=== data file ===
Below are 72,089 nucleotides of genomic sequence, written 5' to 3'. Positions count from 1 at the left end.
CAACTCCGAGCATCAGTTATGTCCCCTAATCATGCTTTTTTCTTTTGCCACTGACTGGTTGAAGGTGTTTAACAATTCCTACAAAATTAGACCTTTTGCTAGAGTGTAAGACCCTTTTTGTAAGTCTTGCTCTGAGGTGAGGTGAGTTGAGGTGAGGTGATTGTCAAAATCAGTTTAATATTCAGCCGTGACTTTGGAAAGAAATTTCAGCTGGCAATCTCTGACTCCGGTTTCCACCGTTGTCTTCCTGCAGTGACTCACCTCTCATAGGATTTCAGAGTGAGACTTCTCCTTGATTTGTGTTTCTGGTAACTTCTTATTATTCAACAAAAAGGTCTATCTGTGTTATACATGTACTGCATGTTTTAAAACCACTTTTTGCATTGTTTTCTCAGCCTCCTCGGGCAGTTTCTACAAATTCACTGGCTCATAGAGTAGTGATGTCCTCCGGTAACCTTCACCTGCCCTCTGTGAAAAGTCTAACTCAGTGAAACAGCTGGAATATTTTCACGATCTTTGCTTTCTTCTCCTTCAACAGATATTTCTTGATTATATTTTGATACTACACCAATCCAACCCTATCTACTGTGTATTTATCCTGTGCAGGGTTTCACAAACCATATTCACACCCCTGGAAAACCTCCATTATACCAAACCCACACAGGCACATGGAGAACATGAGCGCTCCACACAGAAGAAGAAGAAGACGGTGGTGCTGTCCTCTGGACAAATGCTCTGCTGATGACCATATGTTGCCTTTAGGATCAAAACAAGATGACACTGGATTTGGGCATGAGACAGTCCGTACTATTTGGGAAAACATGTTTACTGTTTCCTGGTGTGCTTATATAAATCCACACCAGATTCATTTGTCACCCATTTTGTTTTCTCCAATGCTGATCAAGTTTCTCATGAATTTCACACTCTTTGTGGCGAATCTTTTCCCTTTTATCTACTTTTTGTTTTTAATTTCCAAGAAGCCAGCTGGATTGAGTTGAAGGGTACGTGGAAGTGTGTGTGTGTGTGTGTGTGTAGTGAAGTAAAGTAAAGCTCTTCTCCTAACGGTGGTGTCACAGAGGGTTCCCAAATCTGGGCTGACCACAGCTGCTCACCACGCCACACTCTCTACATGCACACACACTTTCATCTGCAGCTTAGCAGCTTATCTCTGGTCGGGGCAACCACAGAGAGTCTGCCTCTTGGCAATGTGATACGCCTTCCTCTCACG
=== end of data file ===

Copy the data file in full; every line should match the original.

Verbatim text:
Below are 72,089 nucleotides of genomic sequence, written 5' to 3'. Positions count from 1 at the left end.
CAACTCCGAGCATCAGTTATGTCCCCTAATCATGCTTTTTTCTTTTGCCACTGACTGGTTGAAGGTGTTTAACAATTCCTACAAAATTAGACCTTTTGCTAGAGTGTAAGACCCTTTTTGTAAGTCTTGCTCTGAGGTGAGGTGAGTTGAGGTGAGGTGATTGTCAAAATCAGTTTAATATTCAGCCGTGACTTTGGAAAGAAATTTCAGCTGGCAATCTCTGACTCCGGTTTCCACCGTTGTCTTCCTGCAGTGACTCACCTCTCATAGGATTTCAGAGTGAGACTTCTCCTTGATTTGTGTTTCTGGTAACTTCTTATTATTCAACAAAAAGGTCTATCTGTGTTATACATGTACTGCATGTTTTAAAACCACTTTTTGCATTGTTTTCTCAGCCTCCTCGGGCAGTTTCTACAAATTCACTGGCTCATAGAGTAGTGATGTCCTCCGGTAACCTTCACCTGCCCTCTGTGAAAAGTCTAACTCAGTGAAACAGCTGGAATATTTTCACGATCTTTGCTTTCTTCTCCTTCAACAGATATTTCTTGATTATATTTTGATACTACACCAATCCAACCCTATCTACTGTGTATTTATCCTGTGCAGGGTTTCACAAACCATATTCACACCCCTGGAAAACCTCCATTATACCAAACCCACACAGGCACATGGAGAACATGAGCGCTCCACACAGAAGAAGAAGAAGACGGTGGTGCTGTCCTCTGGACAAATGCTCTGCTGATGACCATATGTTGCCTTTAGGATCAAAACAAGATGACACTGGATTTGGGCATGAGACAGTCCGTACTATTTGGGAAAACATGTTTACTGTTTCCTGGTGTGCTTATATAAATCCACACCAGATTCATTTGTCACCCATTTTGTTTTCTCCAATGCTGATCAAGTTTCTCATGAATTTCACACTCTTTGTGGCGAATCTTTTCCCTTTTATCTACTTTTTGTTTTTAATTTCCAAGAAGCCAGCTGGATTGAGTTGAAGGGTACGTGGAAGTGTGTGTGTGTGTGTGTGTGTAGTGAAGTAAAGTAAAGCTCTTCTCCTAACGGTGGTGTCACAGAGGGTTCCCAAATCTGGGCTGACCACAGCTGCTCACCACGCCACACTCTCTACATGCACACACACTTTCATCTGCAGCTTAGCAGCTTATCTCTGGTCGGGGCAACCACAGAGAGTCTGCCTCTTGGCAATGTGATACGCCTTCCTCTCACG